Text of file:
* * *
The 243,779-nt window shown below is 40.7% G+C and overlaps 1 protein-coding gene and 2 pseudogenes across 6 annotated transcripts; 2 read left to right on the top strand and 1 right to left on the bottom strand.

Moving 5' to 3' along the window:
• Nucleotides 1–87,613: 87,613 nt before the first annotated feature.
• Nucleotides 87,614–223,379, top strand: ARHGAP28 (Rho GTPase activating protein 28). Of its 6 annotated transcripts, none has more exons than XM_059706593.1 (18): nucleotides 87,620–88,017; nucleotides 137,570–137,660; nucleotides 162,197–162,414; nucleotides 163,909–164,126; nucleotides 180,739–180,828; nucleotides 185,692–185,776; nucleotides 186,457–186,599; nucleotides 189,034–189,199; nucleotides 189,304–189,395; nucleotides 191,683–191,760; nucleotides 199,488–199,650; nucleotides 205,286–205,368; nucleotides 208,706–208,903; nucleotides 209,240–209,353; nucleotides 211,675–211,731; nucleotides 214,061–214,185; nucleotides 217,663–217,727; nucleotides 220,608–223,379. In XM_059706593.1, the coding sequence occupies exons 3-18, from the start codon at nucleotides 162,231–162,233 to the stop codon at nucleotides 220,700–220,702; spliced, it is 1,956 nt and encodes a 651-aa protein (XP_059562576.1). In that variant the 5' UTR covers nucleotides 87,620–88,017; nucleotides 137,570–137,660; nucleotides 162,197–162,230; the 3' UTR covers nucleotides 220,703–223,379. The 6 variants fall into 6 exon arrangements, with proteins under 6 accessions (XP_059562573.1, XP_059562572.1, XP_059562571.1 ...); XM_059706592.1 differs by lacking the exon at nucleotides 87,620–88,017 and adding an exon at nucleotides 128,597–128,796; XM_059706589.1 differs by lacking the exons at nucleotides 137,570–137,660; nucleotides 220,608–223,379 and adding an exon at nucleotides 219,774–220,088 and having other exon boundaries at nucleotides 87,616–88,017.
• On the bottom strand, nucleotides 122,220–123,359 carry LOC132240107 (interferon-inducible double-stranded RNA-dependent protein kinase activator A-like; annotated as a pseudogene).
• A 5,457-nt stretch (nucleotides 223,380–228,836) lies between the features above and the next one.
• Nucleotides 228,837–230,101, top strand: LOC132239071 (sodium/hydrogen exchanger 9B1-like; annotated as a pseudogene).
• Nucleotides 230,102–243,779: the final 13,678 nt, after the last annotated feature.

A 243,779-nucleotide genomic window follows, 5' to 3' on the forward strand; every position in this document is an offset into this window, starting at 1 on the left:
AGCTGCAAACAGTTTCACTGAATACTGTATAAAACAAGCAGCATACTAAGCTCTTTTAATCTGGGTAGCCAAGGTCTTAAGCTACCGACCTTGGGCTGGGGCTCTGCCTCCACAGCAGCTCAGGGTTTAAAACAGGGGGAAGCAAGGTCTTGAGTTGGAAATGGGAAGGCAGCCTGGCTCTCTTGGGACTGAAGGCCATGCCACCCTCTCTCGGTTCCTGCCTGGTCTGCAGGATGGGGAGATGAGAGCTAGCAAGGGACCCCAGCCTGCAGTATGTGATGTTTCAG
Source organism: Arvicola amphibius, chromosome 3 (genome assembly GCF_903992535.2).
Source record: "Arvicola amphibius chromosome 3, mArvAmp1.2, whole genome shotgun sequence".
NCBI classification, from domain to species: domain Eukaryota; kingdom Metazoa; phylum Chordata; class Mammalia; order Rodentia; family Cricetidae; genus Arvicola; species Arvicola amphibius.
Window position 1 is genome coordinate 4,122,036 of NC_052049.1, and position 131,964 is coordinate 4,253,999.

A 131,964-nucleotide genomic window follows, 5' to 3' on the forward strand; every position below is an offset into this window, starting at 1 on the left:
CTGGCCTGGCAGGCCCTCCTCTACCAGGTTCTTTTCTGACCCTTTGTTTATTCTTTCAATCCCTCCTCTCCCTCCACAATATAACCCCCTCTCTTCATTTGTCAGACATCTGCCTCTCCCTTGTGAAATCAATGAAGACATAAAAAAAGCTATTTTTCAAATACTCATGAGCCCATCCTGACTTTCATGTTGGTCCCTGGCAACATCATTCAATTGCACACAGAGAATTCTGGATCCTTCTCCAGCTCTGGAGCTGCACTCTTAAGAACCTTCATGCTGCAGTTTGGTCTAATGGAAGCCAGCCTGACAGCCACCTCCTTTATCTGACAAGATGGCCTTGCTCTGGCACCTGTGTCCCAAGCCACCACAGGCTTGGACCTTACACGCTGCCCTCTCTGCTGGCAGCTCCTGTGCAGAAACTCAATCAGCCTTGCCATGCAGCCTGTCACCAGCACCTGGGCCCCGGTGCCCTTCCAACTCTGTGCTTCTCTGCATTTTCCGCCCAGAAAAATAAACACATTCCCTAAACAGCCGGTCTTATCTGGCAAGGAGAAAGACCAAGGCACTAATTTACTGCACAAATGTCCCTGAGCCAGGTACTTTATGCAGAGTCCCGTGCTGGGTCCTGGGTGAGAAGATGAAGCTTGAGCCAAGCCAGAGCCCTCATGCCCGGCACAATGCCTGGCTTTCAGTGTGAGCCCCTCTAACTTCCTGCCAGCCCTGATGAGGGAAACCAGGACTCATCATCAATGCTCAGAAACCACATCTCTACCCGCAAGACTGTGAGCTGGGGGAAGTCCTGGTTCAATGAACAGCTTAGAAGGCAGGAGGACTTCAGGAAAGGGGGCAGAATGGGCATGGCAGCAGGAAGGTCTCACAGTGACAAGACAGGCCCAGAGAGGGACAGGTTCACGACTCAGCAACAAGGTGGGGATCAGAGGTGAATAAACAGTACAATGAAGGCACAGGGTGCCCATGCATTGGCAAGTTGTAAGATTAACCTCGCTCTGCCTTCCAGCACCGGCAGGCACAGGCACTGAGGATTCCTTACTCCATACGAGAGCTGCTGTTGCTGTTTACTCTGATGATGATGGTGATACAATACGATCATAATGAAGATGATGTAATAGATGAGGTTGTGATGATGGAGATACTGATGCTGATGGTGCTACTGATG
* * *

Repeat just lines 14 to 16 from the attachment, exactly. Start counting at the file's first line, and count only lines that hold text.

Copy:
Window position 1 is genome coordinate 4,122,036 of NC_052049.1, and position 131,964 is coordinate 4,253,999.

A 131,964-nucleotide genomic window follows, 5' to 3' on the forward strand; every position below is an offset into this window, starting at 1 on the left:
CTGGCCTGGCAGGCCCTCCTCTACCAGGTTCTTTTCTGACCCTTTGTTTATTCTTTCAATCCCTCCTCTCCCTCCACAATATAACCCCCTCTCTTCATTTGTCAGACATCTGCCTCTCCCTTGTGAAATCAATGAAGACATAAAAAAAGCTATTTTTCAAATACTCATGAGCCCATCCTGACTTTCATGTTGGTCCCTGGCAACATCATTCAATTGCACACAGAGAATTCTGGATCCTTCTCCAGCTCTGGAGCTGCACTCTTAAGAACCTTCATGCTGCAGTTTGGTCTAATGGAAGCCAGCCTGACAGCCACCTCCTTTATCTGACAAGATGGCCTTGCTCTGGCACCTGTGTCCCAAGCCACCACAGGCTTGGACCTTACACGCTGCCCTCTCTGCTGGCAGCTCCTGTGCAGAAACTCAATCAGCCTTGCCATGCAGCCTGTCACCAGCACCTGGGCCCCGGTGCCCTTCCAACTCTGTGCTTCTCTGCATTTTCCGCCCAGAAAAATAAACACATTCCCTAAACAGCCGGTCTTATCTGGCAAGGAGAAAGACCAAGGCACTAATTTACTGCACAAATGTCCCTGAGCCAGGTACTTTATGCAGAGTCCCGTGCTGGGTCCTGGGTGAGAAGATGAAGCTTGAGCCAAGCCAGAGCCCTCATGCCCGGCACAATGCCTGGCTTTCAGTGTGAGCCCCTCTAACTTCCTGCCAGCCCTGATGAGGGAAACCAGGACTCATCATCAATGCTCAGAAACCACATCTCTACCCGCAAGACTGTGAGCTGGGGGAAGTCCTGGTTCAATGAACAGCTTAGAAGGCAGGAGGACTTCAGGAAAGGGGGCAGAATGGGCATGGCAGCAGGAAGGTCTCACAGTGACAAGACAGGCCCAGAGAGGGACAGGTTCACGACTCAGCAACAAGGTGGGGATCAGAGGTGAATAAACAGTACAATGAAGGCACAGGGTGCCCATGCATTGGCAAGTTGTAAGATTAACCTCGCTCTGCCTTCCAGCACCGGCAGGCACAGGCACTGAGGATTCCTTACTCCATACGAGAGCTGCTGTTGCTGTTTACTCTGATGATGATGGTGATACAATACGATCATAATGAAGATGATGTAATAGATGAGGTTGTGATGATGGAGATACTGATGCTGATGGTGCTACTGATG